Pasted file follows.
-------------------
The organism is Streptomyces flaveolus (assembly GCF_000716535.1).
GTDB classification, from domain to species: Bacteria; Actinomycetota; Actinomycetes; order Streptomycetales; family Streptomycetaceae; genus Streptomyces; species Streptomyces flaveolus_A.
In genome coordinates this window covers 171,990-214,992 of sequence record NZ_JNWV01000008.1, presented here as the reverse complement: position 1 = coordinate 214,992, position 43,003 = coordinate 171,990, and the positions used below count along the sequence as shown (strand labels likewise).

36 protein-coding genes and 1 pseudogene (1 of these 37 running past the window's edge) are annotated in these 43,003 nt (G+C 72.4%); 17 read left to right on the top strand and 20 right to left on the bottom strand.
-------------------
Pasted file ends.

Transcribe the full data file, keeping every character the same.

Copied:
The organism is Streptomyces flaveolus (assembly GCF_000716535.1).
GTDB classification, from domain to species: Bacteria; Actinomycetota; Actinomycetes; order Streptomycetales; family Streptomycetaceae; genus Streptomyces; species Streptomyces flaveolus_A.
In genome coordinates this window covers 171,990-214,992 of sequence record NZ_JNWV01000008.1, presented here as the reverse complement: position 1 = coordinate 214,992, position 43,003 = coordinate 171,990, and the positions used below count along the sequence as shown (strand labels likewise).

36 protein-coding genes and 1 pseudogene (1 of these 37 running past the window's edge) are annotated in these 43,003 nt (G+C 72.4%); 17 read left to right on the top strand and 20 right to left on the bottom strand.